The Johnstown flood is remembered for the scale of the disaster and loss of life. But today, the complex story of the flood provides us with a window on late-19th century America – especially the heedless way the natural world was being developed, and the class tensions that were rising as the United States emerged as a modern industrial society.
The Johnstown Flood quickly entered into American popular culture, and stayed there for a couple of generations. The Flood engaged the sentimental nature of Victorian society. The sentimental approach was used in early books about the Flood, which were full of horrendous accounts and pathos. The first book on the Flood came out on June 6, and many more were rushed into print. Many of the Flood histories were sold door-to-door across the United States. There was also a rush of popular poetry about the Flood. Photographs of the destruction were sold commercially.
One of the great popular works of art of the age was “The Great Conemaugh Valley Disaster” by Kurtz and Allen of Chicago – a dramatic lithograph showing the fire at the Stone Bridge (as pictured above). There were many sets of sheet music sold, songs with titles such as “Peerless Rider” and “My Last Message.” Some 20 sets of stereograph cards were also marketed, which allowed purchasers to view three-dimensional images of the Flood’s ruin from the safety of their parlors. Later, mechanical representations of Flood were presented on Coney Island and the Boardwalk at Atlantic City, as well as other sites.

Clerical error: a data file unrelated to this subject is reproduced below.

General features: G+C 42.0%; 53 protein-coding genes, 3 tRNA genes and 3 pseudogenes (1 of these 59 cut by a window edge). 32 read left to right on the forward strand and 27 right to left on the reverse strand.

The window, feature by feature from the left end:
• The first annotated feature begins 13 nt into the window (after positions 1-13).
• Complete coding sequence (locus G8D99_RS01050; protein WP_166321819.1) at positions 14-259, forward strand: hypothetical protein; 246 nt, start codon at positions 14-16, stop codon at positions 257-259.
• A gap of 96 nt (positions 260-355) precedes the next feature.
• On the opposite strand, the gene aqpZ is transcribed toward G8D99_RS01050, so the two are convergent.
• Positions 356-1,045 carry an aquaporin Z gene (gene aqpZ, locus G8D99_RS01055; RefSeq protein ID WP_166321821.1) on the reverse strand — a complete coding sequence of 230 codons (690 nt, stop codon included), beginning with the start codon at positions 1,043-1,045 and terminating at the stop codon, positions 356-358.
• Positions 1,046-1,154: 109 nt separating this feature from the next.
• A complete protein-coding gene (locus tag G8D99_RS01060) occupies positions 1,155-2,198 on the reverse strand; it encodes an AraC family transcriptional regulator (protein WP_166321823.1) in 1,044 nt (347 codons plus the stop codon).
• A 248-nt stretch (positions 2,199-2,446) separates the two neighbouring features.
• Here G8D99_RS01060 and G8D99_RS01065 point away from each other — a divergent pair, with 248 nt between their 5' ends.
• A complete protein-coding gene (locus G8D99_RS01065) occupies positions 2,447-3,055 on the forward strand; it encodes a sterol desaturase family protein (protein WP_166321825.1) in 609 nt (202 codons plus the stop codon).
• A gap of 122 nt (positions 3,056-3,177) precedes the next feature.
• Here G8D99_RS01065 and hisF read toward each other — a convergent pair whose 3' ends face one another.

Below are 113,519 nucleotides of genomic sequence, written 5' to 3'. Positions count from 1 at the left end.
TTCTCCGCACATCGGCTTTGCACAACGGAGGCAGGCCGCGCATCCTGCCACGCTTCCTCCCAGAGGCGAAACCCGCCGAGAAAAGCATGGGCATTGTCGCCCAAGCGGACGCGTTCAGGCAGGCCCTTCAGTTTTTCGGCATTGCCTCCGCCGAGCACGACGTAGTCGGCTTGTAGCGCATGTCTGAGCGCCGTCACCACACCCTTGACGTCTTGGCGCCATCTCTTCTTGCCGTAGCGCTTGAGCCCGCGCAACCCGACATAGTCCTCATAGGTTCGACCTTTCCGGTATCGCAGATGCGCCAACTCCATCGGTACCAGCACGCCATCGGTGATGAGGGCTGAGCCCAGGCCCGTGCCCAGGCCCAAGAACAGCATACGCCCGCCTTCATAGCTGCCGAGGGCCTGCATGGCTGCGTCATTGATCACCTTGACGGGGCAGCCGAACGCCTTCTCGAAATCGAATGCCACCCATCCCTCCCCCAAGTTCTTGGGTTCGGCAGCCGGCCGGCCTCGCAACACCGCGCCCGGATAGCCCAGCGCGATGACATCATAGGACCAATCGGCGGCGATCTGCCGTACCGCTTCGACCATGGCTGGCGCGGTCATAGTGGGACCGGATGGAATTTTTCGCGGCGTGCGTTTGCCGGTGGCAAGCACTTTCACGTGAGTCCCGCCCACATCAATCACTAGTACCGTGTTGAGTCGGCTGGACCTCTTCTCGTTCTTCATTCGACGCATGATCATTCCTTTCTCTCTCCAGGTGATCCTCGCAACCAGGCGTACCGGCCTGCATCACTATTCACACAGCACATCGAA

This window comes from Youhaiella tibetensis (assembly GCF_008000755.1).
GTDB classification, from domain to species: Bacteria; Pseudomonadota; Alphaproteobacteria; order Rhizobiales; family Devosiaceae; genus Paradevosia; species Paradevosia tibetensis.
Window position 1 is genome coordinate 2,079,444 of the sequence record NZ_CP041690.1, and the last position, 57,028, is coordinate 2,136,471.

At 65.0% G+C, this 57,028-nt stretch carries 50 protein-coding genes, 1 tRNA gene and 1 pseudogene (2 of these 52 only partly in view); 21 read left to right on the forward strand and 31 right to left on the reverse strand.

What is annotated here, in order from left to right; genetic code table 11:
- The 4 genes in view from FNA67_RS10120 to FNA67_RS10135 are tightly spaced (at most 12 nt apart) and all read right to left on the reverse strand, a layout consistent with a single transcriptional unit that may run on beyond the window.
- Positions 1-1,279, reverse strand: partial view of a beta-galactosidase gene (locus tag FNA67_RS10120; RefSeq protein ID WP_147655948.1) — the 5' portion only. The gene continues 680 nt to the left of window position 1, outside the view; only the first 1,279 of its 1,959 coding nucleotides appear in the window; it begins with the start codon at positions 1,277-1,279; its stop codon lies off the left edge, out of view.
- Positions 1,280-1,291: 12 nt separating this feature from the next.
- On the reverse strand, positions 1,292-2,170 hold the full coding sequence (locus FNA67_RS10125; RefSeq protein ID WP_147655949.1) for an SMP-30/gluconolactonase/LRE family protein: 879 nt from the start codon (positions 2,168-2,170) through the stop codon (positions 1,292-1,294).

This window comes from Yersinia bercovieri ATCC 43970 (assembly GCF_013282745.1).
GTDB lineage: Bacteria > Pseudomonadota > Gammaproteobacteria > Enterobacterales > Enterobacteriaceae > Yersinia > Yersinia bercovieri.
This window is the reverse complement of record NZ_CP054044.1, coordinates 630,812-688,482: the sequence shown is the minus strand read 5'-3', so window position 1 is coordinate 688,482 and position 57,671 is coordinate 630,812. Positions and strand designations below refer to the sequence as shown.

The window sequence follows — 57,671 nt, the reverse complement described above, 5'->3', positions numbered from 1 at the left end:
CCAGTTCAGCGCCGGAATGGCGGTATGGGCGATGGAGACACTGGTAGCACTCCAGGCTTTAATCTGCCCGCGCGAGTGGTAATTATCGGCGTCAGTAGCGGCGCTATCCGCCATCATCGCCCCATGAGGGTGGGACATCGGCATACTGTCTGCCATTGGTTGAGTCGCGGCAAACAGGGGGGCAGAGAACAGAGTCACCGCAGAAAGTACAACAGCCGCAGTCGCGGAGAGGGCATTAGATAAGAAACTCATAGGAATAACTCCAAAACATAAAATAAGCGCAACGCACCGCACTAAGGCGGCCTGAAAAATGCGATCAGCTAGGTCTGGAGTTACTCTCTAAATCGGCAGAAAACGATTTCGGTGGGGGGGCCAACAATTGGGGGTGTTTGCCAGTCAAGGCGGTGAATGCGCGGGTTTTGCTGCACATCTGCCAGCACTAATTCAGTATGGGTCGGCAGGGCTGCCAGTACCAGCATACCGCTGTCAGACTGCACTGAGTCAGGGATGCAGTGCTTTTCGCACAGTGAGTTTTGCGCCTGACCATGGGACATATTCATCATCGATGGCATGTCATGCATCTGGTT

In 1926, the Johnstown Flood became the subject of a major Hollywood film starring Janet Gaynor, and 20 years later a Mighty Mouse cartoon treated the disaster. As going to the movies became more popular in the 1920s, cinemas across the nation would show a slide during intermission that read, “Don’t Spit on the Floor — Remember the Johnstown Flood.” Johnstown came to be known as the “Flood City,” somewhat to the dismay of the Johnstown Chamber of Commerce.
The last ceremonial act of the Johnstown Flood was held on May 31, 1892 – 3 years after the disaster. Some 10,000 people had assembled for the unveiling of the Monument to the Unknown Dead in Grandview Cemetery. Behind the monument, the graves of 750 victims who were never identified rest in the Plot of the Unknown. The next day, George Swank editorialized in the Tribune that “It may be well to consider that the flood, with its train of horrors, is behind us, and that we have henceforth to do with the future alone.”
Johnstown residents did put the Flood behind them; their memorial was to be a bigger and better city. Twenty years after the Flood, Johnstown’s population had doubled and output of its steel mills had quadrupled. No other memorial events were held until the 50th anniversary of the Flood, in 1939, and little more was done until the 75th anniversary, in 1964. Today, the flood is commemorated annually with special events held by the Johnstown Area Heritage Association and the National Park Service.
For more about the 1889 flood, visit the 1889 Flood Resources page in the Archives & Research section of this site.